The barrow will send what it may

by Margaret Killjoy

Other authorsMargaret Killjoy
Paper Book, 2018

Description

Margaret Killjoy's Danielle Cain series is a dropkick-in-the-mouth anarcho-punk fantasy that pits traveling anarchist Danielle Cain against eternal spirits, hypocritical ideologues, and brutal, unfeeling officers of the law. The story continues with The Barrow Will Send What it May. Now a nascent demon-hunting crew on the lam, Danielle and her friends arrive in a small town that contains a secret occult library run by anarchists and residents who claim to have come back from the dead. When Danielle and her crew investigate, they are put directly in the crosshairs of a necromancer's wrath -- whose actions threaten to trigger the apocalypse itself.

Status

Available

Call number

FICTION SCI FIC

Publication

New York, NY : Tor.com, 2018.

Media reviews

"Killjoy creates a multifaceted magic without burdening the text with needless exposition, intertwining the human and magical elements in a tale that captures the depth of humankind’s endless grappling with the everpresent specter of death."

User reviews

LibraryThing member greeniezona
Apparently I am getting over my resistance to series, because here I am, reading Danielle Cain book #2 even after I didn't know that The Lamb Will Slaughter the Lion was the first book in a series until the end. But I am now in it for the long haul -- as Danielle and her friends are like a queer,
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punk, post-crash version of Trixie Belden and her pals -- snooping around small Western towns and solving weird mysteries -- only those mysteries turn up necromancers and obscure magical spellbooks. Plus, I mean, an anarchist commune takes over, lives in, and runs a library in a town that just accepts them, because why not? How could any reader not love that?

Plus we get to talk about feelings and crushes and consent and boundaries on the way. I can't wait to see what's next for this bunch.
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LibraryThing member bookczuk
After I devoured The Lamb Will Slaughter the Lion I was really excited to read another novella by Margaret Killjoy, featuring the punk, queer, homeless, anarchist Danielle Cain, fresh on the road with companions from Freedom, Iowa. They're headed out into the world with the loose idea of fighting
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demons. Their journey takes them to a small town things are not exactly right. For starters, there are a couple of people who have returned from the dead, and occultists running the library. As with the first in this series, I really enjoyed Killjoy's style, and am hoping for more in this series.

I received this copy courtesy of Tor Books, as part of a care package to to keep me from going stir crazy while healing from a broken patella. It made falling and breaking myself almost worth it.
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LibraryThing member kthxy
Oooh I like this. Has everything that I liked about the first one, but the characters felt more fluffy and close to me in this one, so I got sucked in more. Yay yay yay.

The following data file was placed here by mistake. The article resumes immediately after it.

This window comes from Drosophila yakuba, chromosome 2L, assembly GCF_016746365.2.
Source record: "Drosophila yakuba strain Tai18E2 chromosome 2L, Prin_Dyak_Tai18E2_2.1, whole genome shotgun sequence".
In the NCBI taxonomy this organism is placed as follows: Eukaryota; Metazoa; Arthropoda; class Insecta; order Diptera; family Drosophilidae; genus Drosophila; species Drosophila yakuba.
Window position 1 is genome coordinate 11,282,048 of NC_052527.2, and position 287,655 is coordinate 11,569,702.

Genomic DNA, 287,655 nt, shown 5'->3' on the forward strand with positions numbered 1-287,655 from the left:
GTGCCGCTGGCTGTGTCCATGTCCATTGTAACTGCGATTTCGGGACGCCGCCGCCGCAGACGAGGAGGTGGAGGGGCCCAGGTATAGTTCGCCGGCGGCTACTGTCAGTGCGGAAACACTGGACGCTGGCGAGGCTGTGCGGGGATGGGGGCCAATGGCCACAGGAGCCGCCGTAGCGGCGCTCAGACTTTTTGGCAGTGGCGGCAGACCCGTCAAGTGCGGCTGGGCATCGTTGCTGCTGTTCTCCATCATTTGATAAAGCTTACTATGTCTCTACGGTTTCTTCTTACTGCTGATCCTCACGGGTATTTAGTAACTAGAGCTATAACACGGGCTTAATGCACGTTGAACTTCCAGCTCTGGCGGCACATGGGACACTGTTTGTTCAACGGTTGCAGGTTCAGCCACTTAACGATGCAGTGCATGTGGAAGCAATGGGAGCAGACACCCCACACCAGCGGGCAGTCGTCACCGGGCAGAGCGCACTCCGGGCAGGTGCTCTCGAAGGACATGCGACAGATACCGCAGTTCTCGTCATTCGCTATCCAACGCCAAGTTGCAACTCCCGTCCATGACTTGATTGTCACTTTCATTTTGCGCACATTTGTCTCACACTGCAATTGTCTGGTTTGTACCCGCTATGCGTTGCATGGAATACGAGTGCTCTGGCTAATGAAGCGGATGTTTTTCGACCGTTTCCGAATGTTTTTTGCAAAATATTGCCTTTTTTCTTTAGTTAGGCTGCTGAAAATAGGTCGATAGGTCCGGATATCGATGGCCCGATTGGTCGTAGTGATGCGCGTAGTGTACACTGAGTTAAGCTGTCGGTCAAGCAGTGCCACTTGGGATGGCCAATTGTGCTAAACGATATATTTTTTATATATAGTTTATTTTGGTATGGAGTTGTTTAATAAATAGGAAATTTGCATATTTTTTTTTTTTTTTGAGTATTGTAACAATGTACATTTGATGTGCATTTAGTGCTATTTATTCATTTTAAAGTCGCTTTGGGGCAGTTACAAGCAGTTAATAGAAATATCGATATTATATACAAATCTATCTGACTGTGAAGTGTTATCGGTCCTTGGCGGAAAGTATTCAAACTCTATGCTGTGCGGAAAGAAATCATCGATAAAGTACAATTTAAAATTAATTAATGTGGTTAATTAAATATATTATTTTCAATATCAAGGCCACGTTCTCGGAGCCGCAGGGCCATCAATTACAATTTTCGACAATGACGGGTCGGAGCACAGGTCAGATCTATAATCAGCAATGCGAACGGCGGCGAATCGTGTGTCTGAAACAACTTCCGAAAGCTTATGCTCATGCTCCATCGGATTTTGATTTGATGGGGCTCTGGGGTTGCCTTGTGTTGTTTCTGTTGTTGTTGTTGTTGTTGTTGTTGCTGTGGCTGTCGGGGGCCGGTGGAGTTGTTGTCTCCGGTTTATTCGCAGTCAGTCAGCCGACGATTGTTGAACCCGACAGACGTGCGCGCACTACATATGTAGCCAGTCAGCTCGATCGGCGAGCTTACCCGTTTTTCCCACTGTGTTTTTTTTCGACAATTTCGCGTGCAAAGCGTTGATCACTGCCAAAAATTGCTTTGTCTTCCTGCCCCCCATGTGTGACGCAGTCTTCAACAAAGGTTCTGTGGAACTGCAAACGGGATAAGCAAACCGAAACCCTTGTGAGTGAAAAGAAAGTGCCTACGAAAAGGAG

LibraryThing member eldang
A great continuation of Danielle Cain's story, which fleshes some of the supporting characters out nicely and expands on the ideas. It pushes the fantasy element a lot further, and I didn't quite feel that it could sustain that all the way.
LibraryThing member eldang
A great continuation of Danielle Cain's story, which fleshes some of the supporting characters out nicely and expands on the ideas. It pushes the fantasy element a lot further, and I didn't quite feel that it could sustain that all the way.
LibraryThing member james.d.gifford
I read the first book in the series in a single sitting. This one is only slightly longer, but I had too many things distracting me, and it took longer – I think it would be better read at a quick pace since the the forward movement of the plot keeps the more serious elements recognizably brief,
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and I tended to ponder on them because of my slower pace. Killjoy has a quick moving narrative and a good voice for the narrator that keeps the reader engaged. I like this a lot.

What's a bit more fluid in the second volume is how she blends in anarchist concepts and the challenges of anarchist organization (or really any kind of social interaction that grants other people their independence) but never in an overtly didactic way. There's skill in this. They're both clearly didactic novels that avoid straying into explicit moralizing. In a sense this is their anarchist praxis (apart from the themes in the plot): the reader is invited to develop an understanding or interpretation rather than be told one. We also see Danielle rethinking her ideas and feelings more frequently in this volume, like having a natural response of anger or looking for an expedient solution, then rethinking her impulses ethically and rationally. That's almost a modelling good behavior for the reader, except I don't have the impression the outcome is fixed or predetermined so much as it's a modelling of good practice.

I'm already waiting for book #3…
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Awards

Lambda Literary Award (Finalist — 2019)

Language

Original publication date

2018

ISBN

0765397382 / 9780765397386
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